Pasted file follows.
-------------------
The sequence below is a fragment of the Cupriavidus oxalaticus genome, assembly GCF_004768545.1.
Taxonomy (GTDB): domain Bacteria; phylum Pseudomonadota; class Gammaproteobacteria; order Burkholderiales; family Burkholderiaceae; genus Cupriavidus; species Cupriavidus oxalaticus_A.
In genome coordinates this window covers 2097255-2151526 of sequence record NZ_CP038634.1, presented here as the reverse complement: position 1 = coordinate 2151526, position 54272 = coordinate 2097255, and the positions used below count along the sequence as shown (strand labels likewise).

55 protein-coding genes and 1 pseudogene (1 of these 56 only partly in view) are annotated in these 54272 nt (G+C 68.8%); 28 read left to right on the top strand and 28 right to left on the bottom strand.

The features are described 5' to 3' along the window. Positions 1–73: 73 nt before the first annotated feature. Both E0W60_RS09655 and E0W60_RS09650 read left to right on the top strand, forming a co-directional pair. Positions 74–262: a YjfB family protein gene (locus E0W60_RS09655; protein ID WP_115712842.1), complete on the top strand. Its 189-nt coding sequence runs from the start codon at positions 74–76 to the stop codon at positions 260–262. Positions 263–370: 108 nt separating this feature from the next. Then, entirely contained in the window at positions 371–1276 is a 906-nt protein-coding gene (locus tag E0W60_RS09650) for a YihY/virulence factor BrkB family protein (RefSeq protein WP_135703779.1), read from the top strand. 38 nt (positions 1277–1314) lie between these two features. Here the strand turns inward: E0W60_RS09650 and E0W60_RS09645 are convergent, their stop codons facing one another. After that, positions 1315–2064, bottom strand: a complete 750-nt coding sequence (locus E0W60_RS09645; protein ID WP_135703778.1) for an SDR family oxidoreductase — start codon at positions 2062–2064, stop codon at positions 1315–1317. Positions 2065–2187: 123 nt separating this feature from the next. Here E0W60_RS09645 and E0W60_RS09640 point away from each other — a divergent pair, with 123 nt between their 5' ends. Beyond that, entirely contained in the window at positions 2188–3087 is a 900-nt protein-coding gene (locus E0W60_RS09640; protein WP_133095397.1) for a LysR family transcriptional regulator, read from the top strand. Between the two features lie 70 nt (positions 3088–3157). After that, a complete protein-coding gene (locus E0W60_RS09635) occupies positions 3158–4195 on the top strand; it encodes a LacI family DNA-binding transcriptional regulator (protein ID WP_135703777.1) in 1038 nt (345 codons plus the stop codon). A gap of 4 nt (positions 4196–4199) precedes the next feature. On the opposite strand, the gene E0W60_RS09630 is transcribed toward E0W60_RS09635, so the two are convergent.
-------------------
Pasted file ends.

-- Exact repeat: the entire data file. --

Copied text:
The sequence below is a fragment of the Cupriavidus oxalaticus genome, assembly GCF_004768545.1.
Taxonomy (GTDB): domain Bacteria; phylum Pseudomonadota; class Gammaproteobacteria; order Burkholderiales; family Burkholderiaceae; genus Cupriavidus; species Cupriavidus oxalaticus_A.
In genome coordinates this window covers 2097255-2151526 of sequence record NZ_CP038634.1, presented here as the reverse complement: position 1 = coordinate 2151526, position 54272 = coordinate 2097255, and the positions used below count along the sequence as shown (strand labels likewise).

55 protein-coding genes and 1 pseudogene (1 of these 56 only partly in view) are annotated in these 54272 nt (G+C 68.8%); 28 read left to right on the top strand and 28 right to left on the bottom strand.

The features are described 5' to 3' along the window. Positions 1–73: 73 nt before the first annotated feature. Both E0W60_RS09655 and E0W60_RS09650 read left to right on the top strand, forming a co-directional pair. Positions 74–262: a YjfB family protein gene (locus E0W60_RS09655; protein ID WP_115712842.1), complete on the top strand. Its 189-nt coding sequence runs from the start codon at positions 74–76 to the stop codon at positions 260–262. Positions 263–370: 108 nt separating this feature from the next. Then, entirely contained in the window at positions 371–1276 is a 906-nt protein-coding gene (locus tag E0W60_RS09650) for a YihY/virulence factor BrkB family protein (RefSeq protein WP_135703779.1), read from the top strand. 38 nt (positions 1277–1314) lie between these two features. Here the strand turns inward: E0W60_RS09650 and E0W60_RS09645 are convergent, their stop codons facing one another. After that, positions 1315–2064, bottom strand: a complete 750-nt coding sequence (locus E0W60_RS09645; protein ID WP_135703778.1) for an SDR family oxidoreductase — start codon at positions 2062–2064, stop codon at positions 1315–1317. Positions 2065–2187: 123 nt separating this feature from the next. Here E0W60_RS09645 and E0W60_RS09640 point away from each other — a divergent pair, with 123 nt between their 5' ends. Beyond that, entirely contained in the window at positions 2188–3087 is a 900-nt protein-coding gene (locus E0W60_RS09640; protein WP_133095397.1) for a LysR family transcriptional regulator, read from the top strand. Between the two features lie 70 nt (positions 3088–3157). After that, a complete protein-coding gene (locus E0W60_RS09635) occupies positions 3158–4195 on the top strand; it encodes a LacI family DNA-binding transcriptional regulator (protein ID WP_135703777.1) in 1038 nt (345 codons plus the stop codon). A gap of 4 nt (positions 4196–4199) precedes the next feature. On the opposite strand, the gene E0W60_RS09630 is transcribed toward E0W60_RS09635, so the two are convergent.